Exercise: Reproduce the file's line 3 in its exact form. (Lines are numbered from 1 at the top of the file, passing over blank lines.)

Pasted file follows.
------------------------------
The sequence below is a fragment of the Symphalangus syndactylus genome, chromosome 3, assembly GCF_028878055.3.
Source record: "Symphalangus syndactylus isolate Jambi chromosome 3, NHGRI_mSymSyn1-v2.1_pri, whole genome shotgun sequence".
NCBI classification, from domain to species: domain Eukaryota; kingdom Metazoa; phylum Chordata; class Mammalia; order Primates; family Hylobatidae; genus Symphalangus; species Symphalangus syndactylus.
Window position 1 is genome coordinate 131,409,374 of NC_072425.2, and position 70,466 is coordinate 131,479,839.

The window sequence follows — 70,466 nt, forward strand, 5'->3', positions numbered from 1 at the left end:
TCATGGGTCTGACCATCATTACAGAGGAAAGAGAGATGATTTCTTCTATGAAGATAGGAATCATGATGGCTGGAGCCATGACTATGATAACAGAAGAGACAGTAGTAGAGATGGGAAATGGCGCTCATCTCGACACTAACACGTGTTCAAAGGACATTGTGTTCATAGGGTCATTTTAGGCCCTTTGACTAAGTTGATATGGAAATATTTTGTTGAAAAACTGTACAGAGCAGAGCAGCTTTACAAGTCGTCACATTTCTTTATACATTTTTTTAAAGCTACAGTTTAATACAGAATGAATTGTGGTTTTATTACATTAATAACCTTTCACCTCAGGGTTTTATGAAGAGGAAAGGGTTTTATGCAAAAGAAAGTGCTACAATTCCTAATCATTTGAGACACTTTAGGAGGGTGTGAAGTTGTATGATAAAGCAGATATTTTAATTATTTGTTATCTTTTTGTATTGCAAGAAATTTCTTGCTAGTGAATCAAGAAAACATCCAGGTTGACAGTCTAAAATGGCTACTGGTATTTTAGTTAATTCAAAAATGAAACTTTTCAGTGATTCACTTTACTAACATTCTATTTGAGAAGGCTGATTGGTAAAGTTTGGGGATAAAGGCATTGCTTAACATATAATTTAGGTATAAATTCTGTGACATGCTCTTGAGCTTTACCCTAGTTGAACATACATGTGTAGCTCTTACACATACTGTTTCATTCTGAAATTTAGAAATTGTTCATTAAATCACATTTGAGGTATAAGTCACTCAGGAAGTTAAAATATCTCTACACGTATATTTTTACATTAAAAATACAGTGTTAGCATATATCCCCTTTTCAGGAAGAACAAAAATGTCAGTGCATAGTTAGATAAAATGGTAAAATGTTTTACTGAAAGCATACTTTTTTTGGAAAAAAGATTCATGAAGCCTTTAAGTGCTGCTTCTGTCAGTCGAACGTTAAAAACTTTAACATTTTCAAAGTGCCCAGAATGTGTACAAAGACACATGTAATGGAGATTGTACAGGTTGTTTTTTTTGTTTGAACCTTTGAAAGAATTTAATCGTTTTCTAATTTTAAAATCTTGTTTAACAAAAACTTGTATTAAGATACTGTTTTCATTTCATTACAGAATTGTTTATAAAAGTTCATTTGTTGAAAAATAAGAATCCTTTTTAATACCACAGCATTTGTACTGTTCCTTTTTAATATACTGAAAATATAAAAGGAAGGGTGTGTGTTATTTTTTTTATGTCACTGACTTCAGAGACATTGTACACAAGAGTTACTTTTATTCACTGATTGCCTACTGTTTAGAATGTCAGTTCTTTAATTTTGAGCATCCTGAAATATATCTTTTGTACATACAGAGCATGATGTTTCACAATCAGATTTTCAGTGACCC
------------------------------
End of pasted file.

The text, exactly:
NCBI classification, from domain to species: domain Eukaryota; kingdom Metazoa; phylum Chordata; class Mammalia; order Primates; family Hylobatidae; genus Symphalangus; species Symphalangus syndactylus.